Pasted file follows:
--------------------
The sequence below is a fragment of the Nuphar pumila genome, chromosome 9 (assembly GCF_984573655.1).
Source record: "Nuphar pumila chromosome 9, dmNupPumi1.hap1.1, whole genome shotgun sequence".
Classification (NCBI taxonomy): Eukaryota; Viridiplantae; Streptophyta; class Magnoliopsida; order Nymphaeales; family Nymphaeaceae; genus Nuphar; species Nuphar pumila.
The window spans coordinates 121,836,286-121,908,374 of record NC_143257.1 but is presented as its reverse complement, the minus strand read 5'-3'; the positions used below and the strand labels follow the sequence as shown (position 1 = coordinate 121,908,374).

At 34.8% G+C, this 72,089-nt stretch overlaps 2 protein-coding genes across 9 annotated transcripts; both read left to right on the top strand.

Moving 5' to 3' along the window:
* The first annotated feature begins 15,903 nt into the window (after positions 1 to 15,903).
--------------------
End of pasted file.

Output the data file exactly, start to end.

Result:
The sequence below is a fragment of the Nuphar pumila genome, chromosome 9 (assembly GCF_984573655.1).
Source record: "Nuphar pumila chromosome 9, dmNupPumi1.hap1.1, whole genome shotgun sequence".
Classification (NCBI taxonomy): Eukaryota; Viridiplantae; Streptophyta; class Magnoliopsida; order Nymphaeales; family Nymphaeaceae; genus Nuphar; species Nuphar pumila.
The window spans coordinates 121,836,286-121,908,374 of record NC_143257.1 but is presented as its reverse complement, the minus strand read 5'-3'; the positions used below and the strand labels follow the sequence as shown (position 1 = coordinate 121,908,374).

At 34.8% G+C, this 72,089-nt stretch overlaps 2 protein-coding genes across 9 annotated transcripts; both read left to right on the top strand.

Moving 5' to 3' along the window:
* The first annotated feature begins 15,903 nt into the window (after positions 1 to 15,903).